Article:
Customs and traditions in Kyrgyzstan were meant to help with the biggest transitions in life, and to provide order and meaning from birth to death. These traditions fit into the nomadic lifestyle, and were centered around the family. There are traditions for childbirth and for death, as well as weddings and married life, that defined life in Kyrgyzstan and are passed down and adapted to the modern day.
Back when the Kyrgyz were nomads, birth was dangerous for both the mother and the baby. Midwives were essential to ensuring the health of the mother and baby, and precautions were taken to protect them from evil spirits. Despite the perilous process of giving birth, the new baby was a cause of joy, and there were several celebrations held for newborns.
To this day, weddings are a major Kyrgyz celebration and tradition. Weddings traditionally are a way to celebrate a bride leaving her family and joining her groom’s, and in Kyrgyzstan, weddings sure are a big celebration. There are older Kyrgyz traditions for weddings, as well as more modern customs featuring Western elements.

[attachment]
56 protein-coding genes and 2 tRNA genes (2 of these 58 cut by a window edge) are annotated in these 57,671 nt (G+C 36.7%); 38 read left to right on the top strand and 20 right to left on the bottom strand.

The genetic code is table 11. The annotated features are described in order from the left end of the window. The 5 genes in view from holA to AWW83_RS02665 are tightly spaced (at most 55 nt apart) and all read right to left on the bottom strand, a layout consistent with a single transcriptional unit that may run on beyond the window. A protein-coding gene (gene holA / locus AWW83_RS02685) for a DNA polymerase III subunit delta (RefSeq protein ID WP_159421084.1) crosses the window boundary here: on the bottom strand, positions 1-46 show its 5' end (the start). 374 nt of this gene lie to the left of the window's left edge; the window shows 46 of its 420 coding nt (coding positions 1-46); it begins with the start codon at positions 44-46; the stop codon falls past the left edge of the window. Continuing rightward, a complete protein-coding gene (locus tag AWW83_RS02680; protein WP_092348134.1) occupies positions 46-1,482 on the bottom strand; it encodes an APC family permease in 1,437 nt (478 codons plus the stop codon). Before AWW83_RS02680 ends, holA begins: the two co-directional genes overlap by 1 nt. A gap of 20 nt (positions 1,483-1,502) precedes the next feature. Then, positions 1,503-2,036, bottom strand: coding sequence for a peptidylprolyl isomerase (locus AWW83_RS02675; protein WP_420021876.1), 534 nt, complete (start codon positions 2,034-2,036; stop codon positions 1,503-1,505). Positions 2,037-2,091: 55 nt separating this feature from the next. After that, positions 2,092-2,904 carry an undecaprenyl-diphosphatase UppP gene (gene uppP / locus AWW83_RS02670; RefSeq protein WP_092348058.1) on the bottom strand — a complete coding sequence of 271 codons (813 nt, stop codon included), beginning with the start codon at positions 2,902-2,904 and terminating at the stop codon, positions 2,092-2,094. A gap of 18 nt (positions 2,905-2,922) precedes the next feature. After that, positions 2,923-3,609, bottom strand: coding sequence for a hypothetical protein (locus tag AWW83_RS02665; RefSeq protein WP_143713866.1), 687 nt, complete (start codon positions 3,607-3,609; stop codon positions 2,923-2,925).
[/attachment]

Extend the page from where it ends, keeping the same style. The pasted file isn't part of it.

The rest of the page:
Families are the backbone of Kyrgyz society, and the traditions and customs related to families remain crucial to this day. There is a definite hierarchy that dictates each person’s place in the family, all the way from the family patriarch to the youngest daughter-in-law. People treat their elders with respect, and guests have a special place of honor.
Kyrgyz customs around death were meant to honor the life that the deceased lived, and to ease his or her passing to the next world. People would gather to mourn and sing traditional songs, as well as to eat and set affairs in order.